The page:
Instructors: Do you use facebook?

I am continuing my research on instructional communication by examining how instructors use Facebook and its impact on communication with and perceptions of students. Please help me by taking a brief survey. To participate in this study, you must (a) have a Facebook account (b) be a college-level educator. Please participate by answering (10-15 minute) online survey questions about Facebook use. This study has been approved by the Southern University at New Orleans IRB.

Please forward this survey link (http://www.surveymonkey.com/s/2CM2RBW) to others who fit the criteria above.
Thank you so much!
Dr. Lora Helvie-Mason
Assistant Professor of Communication Studies
Southern University at New Orleans

Sunday, March 13, 2011

The lost episodes of acadmic research

All of our favorite old TV shows seem to declare a "lost episode" with the imagery of a dusty room with canisters and spindles of old film. Could it be that our academic world has the same dusty rooms and forgotten story lines? This weekend I began to wonder. I am known for being organized (which is a nice way of saying that I am obsessive about my work space). In my home office, I had a group of file folders neatly labeled and in a little stack. The stack sat on top of my printer and was shuffled about as the very urgent issues of the past two months took center stage. I grouped files together, moved them to the appropriate "must do" or "work on when time" and "back burner" sections of my file system. I neatly labeled tabs and updated time lines on the manila files. Now that our on-site SACS visit is finished, I reviewed the files to re-categorize and to tidy up the work space (I hate piles). Everything was going smoothly until I came across THE LOST FILE.

I stared at it slightly dumbfounded. I picked it up. Felt confused. Put it down. Picked it up and heard myself muttering, "what are you?" to the file.

I saw the tab, neatly labeled in my color-coded system (green for on-going research) and opened the file to find printed out journal articles, notes in the margins, a piece of paper with my handwriting noting very rough ideas for research and a sketch of a time frame for submission...from TWO YEARS AGO! Yes, the file has somehow escaped my slightly obsessive-compulsive reign of folders and excel spreadsheets of to-do items. I was staring at a lost opportunity.

As I glanced around my orderly work space I pondered what to do with the Lost File. Should it be updated and moved into the "ongoing research" area? Should it simply be forgotten since there is no doubt I have enough to do right now? I stared down at the file, glanced through the articles, and felt that familiar spark of interest re-ignite. This was research I wanted to do. So what if the work in the file was outdated. I could update it. I could add it to the (overwhelmingly full, nearing panic-sized proportion) to-do list. I couldn't lose this opportunity. Plus, I hate wasted work.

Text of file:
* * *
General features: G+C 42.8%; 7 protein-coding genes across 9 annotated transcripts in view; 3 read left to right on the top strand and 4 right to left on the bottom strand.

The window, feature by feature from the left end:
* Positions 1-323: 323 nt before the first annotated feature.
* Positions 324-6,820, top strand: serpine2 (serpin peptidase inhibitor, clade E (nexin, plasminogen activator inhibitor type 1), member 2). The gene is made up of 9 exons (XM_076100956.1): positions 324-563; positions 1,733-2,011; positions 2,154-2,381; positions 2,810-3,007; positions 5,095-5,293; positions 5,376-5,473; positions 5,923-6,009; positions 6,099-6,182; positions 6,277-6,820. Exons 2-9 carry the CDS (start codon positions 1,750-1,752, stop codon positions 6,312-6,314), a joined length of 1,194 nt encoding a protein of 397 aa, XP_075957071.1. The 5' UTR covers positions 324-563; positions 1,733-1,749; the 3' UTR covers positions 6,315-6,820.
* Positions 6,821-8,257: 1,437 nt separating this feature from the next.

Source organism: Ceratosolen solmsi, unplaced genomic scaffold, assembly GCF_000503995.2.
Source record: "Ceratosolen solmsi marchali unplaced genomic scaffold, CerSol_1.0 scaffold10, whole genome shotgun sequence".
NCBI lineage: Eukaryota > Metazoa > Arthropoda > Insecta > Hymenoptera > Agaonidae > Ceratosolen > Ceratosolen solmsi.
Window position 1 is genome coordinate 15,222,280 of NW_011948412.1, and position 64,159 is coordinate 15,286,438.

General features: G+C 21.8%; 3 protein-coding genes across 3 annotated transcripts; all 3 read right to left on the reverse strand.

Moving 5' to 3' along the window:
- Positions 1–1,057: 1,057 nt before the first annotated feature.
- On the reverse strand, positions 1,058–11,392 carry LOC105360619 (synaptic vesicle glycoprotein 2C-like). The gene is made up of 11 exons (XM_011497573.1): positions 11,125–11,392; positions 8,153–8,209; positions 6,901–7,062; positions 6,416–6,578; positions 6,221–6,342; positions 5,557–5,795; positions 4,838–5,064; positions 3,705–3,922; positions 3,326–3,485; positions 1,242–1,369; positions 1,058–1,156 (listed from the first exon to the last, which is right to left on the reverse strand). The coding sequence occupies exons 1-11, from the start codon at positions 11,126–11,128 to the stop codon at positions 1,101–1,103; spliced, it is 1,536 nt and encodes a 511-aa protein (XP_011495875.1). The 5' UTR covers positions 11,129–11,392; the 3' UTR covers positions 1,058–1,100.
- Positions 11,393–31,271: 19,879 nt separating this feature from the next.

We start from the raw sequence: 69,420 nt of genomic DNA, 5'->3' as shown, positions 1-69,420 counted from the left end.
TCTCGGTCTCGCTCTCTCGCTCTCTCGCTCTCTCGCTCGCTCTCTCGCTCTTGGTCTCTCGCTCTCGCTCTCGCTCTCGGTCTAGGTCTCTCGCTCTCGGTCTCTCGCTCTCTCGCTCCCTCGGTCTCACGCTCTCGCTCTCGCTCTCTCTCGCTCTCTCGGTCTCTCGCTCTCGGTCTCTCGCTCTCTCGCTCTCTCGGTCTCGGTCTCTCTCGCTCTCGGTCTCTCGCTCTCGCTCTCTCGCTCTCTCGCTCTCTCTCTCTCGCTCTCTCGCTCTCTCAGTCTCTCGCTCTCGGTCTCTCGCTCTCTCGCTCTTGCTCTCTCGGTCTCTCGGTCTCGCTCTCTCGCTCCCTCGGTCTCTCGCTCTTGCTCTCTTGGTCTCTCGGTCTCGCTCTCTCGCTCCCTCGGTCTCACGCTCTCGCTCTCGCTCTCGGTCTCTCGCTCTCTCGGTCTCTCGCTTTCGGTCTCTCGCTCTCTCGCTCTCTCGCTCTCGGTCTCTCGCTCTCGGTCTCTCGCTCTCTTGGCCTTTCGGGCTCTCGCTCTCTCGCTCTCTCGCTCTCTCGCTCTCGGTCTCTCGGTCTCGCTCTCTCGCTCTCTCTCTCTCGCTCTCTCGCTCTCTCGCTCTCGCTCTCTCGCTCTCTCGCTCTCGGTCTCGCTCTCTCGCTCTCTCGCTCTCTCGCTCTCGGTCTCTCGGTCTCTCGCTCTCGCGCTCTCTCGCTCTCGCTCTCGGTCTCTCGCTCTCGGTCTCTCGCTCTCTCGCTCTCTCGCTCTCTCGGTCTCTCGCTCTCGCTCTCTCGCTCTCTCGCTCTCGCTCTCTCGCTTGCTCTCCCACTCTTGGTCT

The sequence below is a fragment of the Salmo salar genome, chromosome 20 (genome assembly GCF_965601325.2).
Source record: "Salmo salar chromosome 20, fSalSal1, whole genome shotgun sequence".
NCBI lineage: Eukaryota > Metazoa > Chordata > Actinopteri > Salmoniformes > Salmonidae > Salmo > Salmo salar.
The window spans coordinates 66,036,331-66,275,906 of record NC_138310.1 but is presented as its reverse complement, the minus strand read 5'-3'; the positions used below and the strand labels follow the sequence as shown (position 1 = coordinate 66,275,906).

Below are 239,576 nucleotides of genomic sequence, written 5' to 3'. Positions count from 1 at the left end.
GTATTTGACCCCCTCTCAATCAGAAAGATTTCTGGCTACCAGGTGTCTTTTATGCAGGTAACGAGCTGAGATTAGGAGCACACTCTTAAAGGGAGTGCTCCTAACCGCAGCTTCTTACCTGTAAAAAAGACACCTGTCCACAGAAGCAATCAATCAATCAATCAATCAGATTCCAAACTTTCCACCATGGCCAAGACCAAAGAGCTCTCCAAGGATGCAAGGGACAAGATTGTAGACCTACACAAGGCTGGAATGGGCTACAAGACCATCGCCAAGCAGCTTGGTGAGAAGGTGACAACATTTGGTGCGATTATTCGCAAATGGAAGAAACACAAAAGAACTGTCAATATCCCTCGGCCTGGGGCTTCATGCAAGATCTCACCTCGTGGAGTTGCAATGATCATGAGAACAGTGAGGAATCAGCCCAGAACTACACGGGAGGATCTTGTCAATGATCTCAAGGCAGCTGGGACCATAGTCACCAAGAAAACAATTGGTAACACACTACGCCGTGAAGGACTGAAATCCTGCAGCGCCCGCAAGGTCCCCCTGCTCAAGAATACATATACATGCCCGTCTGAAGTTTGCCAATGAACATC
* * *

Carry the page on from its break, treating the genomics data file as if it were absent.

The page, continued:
The whole thing has me shaking my head. Could I have seriously forgotten about a project? Has this happened to anyone else? How strange! But, just like those never seen, lost episodes of TV shows, I couldn't help but feel a strong curiosity and eagerness to explore the file. Lost? No more! Let's see what this file's previously un-aired story line adds to my journey.

Thursday, March 10, 2011

Mardi Gras: reflections of the tenure track?!

Here in New Orleans, we enjoy two breaks during the Spring term: Mardi Gras break and Spring Break. Our Mardi Gras break is 3 days and after a busy semester, I was glad to see a few days where I could take a break this week. Have you ever noticed, in academia, that a break isn't really a break? Somehow the work sucks us back in. I did work on emails, a conference proposal, treasurer duties for an organization, reviewer duties for another conference, and some grading. But a Mardi Gras break refused to be ignored and after the last couple of weeks, my brain was begging for some time away from the computer. With that in mind, I did take a day to just do nothing. I enjoyed a nice walk down near the parades on Sunday and don't think I will ever tire of the energy that this city can generate during Mardi Gras season. The houses are decorated, the people are friendly, and the whole city has a sense of family and celebration about it.

As I walked around the city, it was clear to see that Mardi Gras offers a lot for the city, but Mardi Gras can be applied to the tenure-track faculty life (don't shriek in disbelief, it is true!). Take the Mardi Gras colors: green, gold and purple. Green stands for FAITH. Gold stands for POWER. Purple stands for JUSTICE. The colors of Mardi Gras were everywhere this past week and I was very excited to learn about their meanings. Faith, Power and Justice: I live my tenure-track life with these beliefs. I have faith in my institution and in the tenure process, I hold the power to make it a successful journey and to make choices which will move me forward toward tenure, and I believe in the justice of the mantra that hard work WILL pay off.